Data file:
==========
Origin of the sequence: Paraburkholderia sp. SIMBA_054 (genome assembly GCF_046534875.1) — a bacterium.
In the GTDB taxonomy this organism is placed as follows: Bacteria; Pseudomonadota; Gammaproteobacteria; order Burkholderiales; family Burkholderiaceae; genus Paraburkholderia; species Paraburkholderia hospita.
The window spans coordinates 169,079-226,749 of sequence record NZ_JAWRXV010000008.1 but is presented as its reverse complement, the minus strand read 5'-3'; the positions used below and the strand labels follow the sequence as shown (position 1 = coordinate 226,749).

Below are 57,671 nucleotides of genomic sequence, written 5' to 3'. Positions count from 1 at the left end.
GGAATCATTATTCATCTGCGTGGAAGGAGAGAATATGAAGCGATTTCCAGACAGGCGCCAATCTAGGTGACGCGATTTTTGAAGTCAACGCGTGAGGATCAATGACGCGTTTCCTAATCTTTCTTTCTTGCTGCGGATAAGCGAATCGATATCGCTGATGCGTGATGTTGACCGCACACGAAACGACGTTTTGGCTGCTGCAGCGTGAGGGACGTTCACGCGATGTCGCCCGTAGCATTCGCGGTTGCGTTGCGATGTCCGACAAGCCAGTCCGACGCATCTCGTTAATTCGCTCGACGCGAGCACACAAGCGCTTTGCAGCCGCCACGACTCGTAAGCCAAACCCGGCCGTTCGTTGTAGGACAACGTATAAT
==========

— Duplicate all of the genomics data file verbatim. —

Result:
Origin of the sequence: Paraburkholderia sp. SIMBA_054 (genome assembly GCF_046534875.1) — a bacterium.
In the GTDB taxonomy this organism is placed as follows: Bacteria; Pseudomonadota; Gammaproteobacteria; order Burkholderiales; family Burkholderiaceae; genus Paraburkholderia; species Paraburkholderia hospita.
The window spans coordinates 169,079-226,749 of sequence record NZ_JAWRXV010000008.1 but is presented as its reverse complement, the minus strand read 5'-3'; the positions used below and the strand labels follow the sequence as shown (position 1 = coordinate 226,749).

Below are 57,671 nucleotides of genomic sequence, written 5' to 3'. Positions count from 1 at the left end.
GGAATCATTATTCATCTGCGTGGAAGGAGAGAATATGAAGCGATTTCCAGACAGGCGCCAATCTAGGTGACGCGATTTTTGAAGTCAACGCGTGAGGATCAATGACGCGTTTCCTAATCTTTCTTTCTTGCTGCGGATAAGCGAATCGATATCGCTGATGCGTGATGTTGACCGCACACGAAACGACGTTTTGGCTGCTGCAGCGTGAGGGACGTTCACGCGATGTCGCCCGTAGCATTCGCGGTTGCGTTGCGATGTCCGACAAGCCAGTCCGACGCATCTCGTTAATTCGCTCGACGCGAGCACACAAGCGCTTTGCAGCCGCCACGACTCGTAAGCCAAACCCGGCCGTTCGTTGTAGGACAACGTATAAT